David's Blog

Thursday, August 31, 2006

Asking AFSCME to do Better

Last month, the Chamber publicly announced it was willing to go against intuition and experience to offer a new solution to our city’s unfunded retiree health care benefit liability challenge. We recognized how it will take unconventional leadership, along with educated risk-taking and a break from traditional roles, to resolve the city’s financial dilemma. We acknowledged that what got our beloved city into this unfunded retiree liability predicament won’t get us out of it. The Chamber heralded that we are prepared to think and do differently.

Our unnatural response to the city’s Post Employment Healthcare Benefits Task Force recommendation to increase utility fees and property taxes (to help fund the retiree healthcare liability) is to not oppose the increases. Our unprecedented response was our way of being a part of the solution.

In announcing our support of the recommendation, the Chamber was also hopeful that city employees, their union representatives, and city retirees would seek to be part of the solution, as well. At the same time the Chamber announced its support for the task force recommendations, it appealed to city employees, city retirees and their union representatives to bring uncommon leadership to this shared challenge. We knew it would require all of the players involved to do what is unnatural: to transcend old stereotypes and willingly agree to needed contract and benefit concessions.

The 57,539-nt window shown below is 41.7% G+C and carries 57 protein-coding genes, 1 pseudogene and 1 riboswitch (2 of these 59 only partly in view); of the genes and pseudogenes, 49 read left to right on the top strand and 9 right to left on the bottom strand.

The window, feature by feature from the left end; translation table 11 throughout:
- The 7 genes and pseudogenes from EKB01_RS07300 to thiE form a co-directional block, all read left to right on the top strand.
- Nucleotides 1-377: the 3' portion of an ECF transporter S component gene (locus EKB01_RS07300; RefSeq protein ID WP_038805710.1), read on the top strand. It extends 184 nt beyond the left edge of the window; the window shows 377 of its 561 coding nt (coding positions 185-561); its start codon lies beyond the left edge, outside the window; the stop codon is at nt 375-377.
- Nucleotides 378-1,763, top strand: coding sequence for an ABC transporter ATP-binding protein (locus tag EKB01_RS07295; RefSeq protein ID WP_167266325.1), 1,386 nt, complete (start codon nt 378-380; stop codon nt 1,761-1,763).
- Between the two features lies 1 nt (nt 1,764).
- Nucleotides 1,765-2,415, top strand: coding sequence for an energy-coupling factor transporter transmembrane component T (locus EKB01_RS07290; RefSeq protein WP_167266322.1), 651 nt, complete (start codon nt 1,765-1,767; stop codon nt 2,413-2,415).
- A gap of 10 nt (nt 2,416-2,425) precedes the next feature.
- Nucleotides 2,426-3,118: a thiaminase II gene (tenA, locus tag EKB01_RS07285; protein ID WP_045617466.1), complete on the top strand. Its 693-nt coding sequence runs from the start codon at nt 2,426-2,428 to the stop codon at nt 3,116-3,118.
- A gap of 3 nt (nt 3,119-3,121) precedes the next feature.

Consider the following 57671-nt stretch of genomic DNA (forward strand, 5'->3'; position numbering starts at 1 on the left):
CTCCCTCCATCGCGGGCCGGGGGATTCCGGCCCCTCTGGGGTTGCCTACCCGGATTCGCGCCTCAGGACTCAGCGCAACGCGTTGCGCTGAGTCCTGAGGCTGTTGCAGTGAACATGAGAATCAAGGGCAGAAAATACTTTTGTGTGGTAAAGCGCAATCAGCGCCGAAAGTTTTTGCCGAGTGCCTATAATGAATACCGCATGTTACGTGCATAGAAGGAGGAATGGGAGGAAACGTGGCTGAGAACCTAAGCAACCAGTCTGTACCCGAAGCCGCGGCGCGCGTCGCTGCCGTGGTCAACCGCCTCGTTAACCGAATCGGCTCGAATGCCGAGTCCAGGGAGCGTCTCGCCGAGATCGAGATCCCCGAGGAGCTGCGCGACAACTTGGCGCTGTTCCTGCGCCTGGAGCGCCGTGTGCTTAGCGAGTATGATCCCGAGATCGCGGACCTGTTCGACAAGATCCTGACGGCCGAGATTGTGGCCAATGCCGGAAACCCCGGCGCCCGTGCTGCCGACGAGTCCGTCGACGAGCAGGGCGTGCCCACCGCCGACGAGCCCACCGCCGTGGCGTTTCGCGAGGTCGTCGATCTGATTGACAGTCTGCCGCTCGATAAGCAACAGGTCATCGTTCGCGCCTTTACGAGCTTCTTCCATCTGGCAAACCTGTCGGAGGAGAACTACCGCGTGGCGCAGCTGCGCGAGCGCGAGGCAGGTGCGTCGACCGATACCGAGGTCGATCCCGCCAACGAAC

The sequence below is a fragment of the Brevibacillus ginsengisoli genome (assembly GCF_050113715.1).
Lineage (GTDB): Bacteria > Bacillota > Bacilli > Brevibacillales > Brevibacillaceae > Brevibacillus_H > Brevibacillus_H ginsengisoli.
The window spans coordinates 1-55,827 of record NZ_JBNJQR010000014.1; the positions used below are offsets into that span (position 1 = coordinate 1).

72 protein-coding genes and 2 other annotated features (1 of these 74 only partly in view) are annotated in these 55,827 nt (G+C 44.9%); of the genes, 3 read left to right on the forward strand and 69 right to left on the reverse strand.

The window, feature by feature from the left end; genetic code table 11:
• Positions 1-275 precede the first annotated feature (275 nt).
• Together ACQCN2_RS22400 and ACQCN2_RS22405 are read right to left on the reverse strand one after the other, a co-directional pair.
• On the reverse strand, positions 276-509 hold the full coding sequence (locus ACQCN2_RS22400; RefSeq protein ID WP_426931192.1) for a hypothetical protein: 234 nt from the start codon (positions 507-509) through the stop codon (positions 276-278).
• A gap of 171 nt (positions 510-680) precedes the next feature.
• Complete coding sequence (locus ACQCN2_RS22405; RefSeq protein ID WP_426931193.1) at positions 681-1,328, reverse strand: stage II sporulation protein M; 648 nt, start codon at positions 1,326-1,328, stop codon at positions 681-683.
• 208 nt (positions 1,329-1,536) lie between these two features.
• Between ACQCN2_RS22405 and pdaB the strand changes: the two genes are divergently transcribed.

Our appeal apparently went unnoticed or was disregarded by the city’s largest bargaining group: the American Federation of State, County and Municipal Employees (AFSCME). Union leaders representing AFSCME recently informed the mayor of their latest contract demand: an almost 30% pay increase for their members over the next three years.

What a disappointment.

A 30% wage increase demand does not exhibit the union’s readiness to break from its history of fighting employee benefit reductions. Nor does it illustrate a willingness to transcend old union stereotypes. Nor does it convey sensitivity for the ominous financial challenges facing the city.

In contrast, the 30% wage increase demand runs the risk of presenting AFSCME’s union leaders as unrealistic and outdated. Additionally, the demand apparently disregards the task force recommendations that AFSCME previously endorsed. Finally, the wage increase demand should be nothing short of alarming to Duluth tax payers, who fund the city’s operations and pay city employee wages and benefits.

Duluthians should keep a close watch on this critically important union contract negotiation. How AFSCME’s union leaders conduct themselves within these negotiations should be closely scrutinized by every Duluth taxpayer. Let’s hope this initial demand for a 30% wage increase proves to be nothing more than an initial, momentary lapse in good judgment. Let us further hope that it will be followed by the union’s reevaluation of this demand. There is still time for AFSCME to use unconventional leadership to think and do differently.

posted by David Ross at

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